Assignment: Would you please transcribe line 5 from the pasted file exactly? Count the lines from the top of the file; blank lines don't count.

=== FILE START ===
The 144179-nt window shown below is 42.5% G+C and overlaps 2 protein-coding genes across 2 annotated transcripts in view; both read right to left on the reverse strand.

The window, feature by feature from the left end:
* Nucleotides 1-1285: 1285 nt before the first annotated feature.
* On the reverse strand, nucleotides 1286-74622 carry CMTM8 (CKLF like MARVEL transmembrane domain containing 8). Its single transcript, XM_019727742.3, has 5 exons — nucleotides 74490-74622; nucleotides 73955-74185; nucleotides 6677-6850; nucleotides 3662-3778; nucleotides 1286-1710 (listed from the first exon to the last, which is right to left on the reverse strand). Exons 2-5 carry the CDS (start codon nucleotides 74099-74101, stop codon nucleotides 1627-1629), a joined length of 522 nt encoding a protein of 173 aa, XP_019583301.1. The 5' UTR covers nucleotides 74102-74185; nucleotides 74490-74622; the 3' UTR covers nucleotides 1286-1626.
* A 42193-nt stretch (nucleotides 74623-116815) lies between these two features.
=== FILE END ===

* A 42193-nt stretch (nucleotides 74623-116815) lies between these two features.